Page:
At Rocksalt, words are at the heart of everything we do. Whatever the technology, whatever the platform or media, we are passionate about getting the message across clearly and in a way that’s relevant for the audience.
And, thus, the concept of #wordlove was born. In 2014, we highlighted words that we enjoy, that stand out, that make you think, or that just sound nice.
Here, we feature a special Valentine’s Day edition of #wordlove, where we have asked people to share their favourites. First up, the Rocksalt team of writers share their favourite words.
Rocksalt's favourite words
You can’t hurry a word like pootle. If you do, it sounds like poodle. Which is no bad thing, as I can imagine going for a pootle with a poodle. To pootle is to travel in a leisurely manner, and that’s why I like this word so much. It’s the antithesis of commuting to work on the Northern line. For me, a pootle is about the freedom to venture out without a deadline or destination in mind. And with time to pootle, who knows what you’ll discover? Especially with a poodle. Just don’t meet a cat along the way. -- Paul
Because it's such a nice idea; it's always good to be nourished. Plus it's a fun word to say — I can't think of any other word that sounds like it. Also, if you use it with regards to anything other than food it makes you seem really poetic. -- Rob
It makes you work to say it. Smile as the hard palate forms an "I" sandwiched between two "N"s, then quickly throw the sound back to the soft palate to make "C". Hum out the "OM", spit out a "POO", and smack your lips to form the last "P". Aerobics for the mouth. I also like its quaint British English harmlessness and satisfying rhythm. -- Cat
The 'ulgence' bit seems to go on forever, like dipping a spoon into a very rich pudding: you get a feel for the very thing it describes.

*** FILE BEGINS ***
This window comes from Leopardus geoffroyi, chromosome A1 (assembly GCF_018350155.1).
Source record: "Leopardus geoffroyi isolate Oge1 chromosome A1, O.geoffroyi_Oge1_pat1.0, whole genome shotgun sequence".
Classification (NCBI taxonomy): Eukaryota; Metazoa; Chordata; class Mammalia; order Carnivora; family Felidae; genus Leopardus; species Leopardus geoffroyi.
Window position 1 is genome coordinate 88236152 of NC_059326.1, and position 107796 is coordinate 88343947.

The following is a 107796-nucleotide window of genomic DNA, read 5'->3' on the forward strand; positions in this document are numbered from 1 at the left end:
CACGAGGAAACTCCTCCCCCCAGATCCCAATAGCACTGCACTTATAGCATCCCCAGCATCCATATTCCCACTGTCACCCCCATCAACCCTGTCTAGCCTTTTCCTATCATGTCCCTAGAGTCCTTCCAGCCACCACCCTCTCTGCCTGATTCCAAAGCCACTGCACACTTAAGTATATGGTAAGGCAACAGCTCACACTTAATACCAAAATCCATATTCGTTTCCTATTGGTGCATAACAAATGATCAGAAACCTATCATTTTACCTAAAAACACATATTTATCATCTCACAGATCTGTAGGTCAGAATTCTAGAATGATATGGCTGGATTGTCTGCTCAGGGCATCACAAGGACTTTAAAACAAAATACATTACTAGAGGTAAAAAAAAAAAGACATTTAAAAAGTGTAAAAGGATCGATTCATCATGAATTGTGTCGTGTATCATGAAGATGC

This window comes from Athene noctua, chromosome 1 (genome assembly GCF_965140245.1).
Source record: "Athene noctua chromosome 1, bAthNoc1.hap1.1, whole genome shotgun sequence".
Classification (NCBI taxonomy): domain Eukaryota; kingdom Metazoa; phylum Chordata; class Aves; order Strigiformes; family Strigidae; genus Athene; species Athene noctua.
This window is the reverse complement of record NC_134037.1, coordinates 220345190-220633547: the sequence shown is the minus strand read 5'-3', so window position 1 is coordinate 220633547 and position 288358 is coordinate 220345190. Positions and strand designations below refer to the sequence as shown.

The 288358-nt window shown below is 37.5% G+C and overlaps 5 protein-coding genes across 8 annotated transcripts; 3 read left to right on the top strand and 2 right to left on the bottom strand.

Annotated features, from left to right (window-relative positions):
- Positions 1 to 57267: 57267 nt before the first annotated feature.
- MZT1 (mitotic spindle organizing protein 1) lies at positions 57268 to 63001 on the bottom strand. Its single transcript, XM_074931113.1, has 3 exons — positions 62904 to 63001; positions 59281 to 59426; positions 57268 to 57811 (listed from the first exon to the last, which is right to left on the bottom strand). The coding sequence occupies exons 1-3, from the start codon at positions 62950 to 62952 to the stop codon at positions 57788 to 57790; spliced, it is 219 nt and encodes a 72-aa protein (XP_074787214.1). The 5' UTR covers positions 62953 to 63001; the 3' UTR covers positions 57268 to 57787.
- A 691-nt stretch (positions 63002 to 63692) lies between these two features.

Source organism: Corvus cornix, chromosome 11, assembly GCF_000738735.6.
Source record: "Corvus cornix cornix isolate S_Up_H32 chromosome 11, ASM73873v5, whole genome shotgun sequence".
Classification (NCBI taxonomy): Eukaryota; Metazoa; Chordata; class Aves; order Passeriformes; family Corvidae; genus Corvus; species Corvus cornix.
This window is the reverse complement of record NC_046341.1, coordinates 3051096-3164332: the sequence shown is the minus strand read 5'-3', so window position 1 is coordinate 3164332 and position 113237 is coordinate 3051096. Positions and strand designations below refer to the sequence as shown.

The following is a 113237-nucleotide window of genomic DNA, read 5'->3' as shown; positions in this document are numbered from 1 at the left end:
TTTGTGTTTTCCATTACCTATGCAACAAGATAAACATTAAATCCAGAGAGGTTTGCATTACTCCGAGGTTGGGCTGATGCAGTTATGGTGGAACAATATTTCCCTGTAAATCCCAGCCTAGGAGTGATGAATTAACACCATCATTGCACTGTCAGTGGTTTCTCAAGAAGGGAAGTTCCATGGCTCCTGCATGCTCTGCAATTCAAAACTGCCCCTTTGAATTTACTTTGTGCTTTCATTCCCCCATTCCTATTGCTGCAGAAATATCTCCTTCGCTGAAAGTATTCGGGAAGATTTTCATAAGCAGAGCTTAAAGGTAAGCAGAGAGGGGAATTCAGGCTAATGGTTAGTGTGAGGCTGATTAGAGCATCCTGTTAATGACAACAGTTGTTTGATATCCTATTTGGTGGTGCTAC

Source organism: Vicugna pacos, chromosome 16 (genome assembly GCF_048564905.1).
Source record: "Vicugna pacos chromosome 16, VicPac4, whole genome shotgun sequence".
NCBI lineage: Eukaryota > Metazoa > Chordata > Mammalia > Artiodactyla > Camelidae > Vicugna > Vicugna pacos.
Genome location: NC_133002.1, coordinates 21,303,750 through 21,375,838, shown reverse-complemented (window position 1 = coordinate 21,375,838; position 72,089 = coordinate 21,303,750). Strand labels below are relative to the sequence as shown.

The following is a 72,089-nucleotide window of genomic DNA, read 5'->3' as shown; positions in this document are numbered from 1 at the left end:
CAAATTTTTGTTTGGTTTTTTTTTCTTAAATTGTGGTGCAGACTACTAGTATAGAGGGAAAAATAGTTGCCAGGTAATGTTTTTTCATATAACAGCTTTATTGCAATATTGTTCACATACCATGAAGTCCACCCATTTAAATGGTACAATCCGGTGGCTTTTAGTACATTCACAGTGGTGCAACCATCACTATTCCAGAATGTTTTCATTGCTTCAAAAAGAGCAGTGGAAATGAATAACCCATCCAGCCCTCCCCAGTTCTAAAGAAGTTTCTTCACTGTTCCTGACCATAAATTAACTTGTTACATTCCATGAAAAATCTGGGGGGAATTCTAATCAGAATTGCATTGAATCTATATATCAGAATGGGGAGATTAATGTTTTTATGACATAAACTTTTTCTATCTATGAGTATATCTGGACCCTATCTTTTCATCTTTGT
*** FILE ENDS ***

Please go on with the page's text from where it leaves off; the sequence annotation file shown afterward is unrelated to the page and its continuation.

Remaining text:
It's got that in-your-face onomatopoeia (another great word) that almost bowls you over. I love the juxtaposition of negativity intended by the person doing the describing against the carefree, I don't-care-what-you-think attitude of they who are rambunctious. --Kate
Call me a sentimental fool but I just love the imagery this word evokes - bright blue summer skies, optimism and those moments of uncontrollable laughter as a child when happiness was all-consuming. I still feel a spark of this tremendous optimism whenever I hear the word. --Alison
Our friends' favourite words
|Loved word||Why, oh why, they they love it so||Word lover|
|Serendipity||It's fun to say and has a wonderful meaning!||Beck|
|Archipelago||I love the sound, and how it looks. Plus, it makes me think of lovely things, like water and islands, and not being in stinky, rainy London.||Fiona|
|Kerfuffle||I was going to say Serendipity too! I love it. And I love Kerfuffle. I also like Weird.||Avril|
|Smote||"The knight smote the dragon because of his perpetual need to shack up with a princess."||Mitch|
|Lovely||Do you know what? I really love "lovely". It is a word that describes itself. How awesome is that?||Fiona|
|Mellifluous||Just fun to say.||Kari|
|Petrichor||For how it sounds, what it describes and what it evokes.||Kate|
|Superfluous||I like superfluous - more than enough is along my lines of thinking. I like fortuitous, too.||Peta|
|Voluptuous||Throw the word voluptuous into a sentence and you'll get everyone's attention.||Rachael|
|Tricksy||As Gollum said, the hobbits are tricksy.||Verdi|
|Vulnerable||But not vulnerable — I think because just being vulnerable isn't good, but showing or acknowledging vulnerability can provide a position of power.||Lyndell|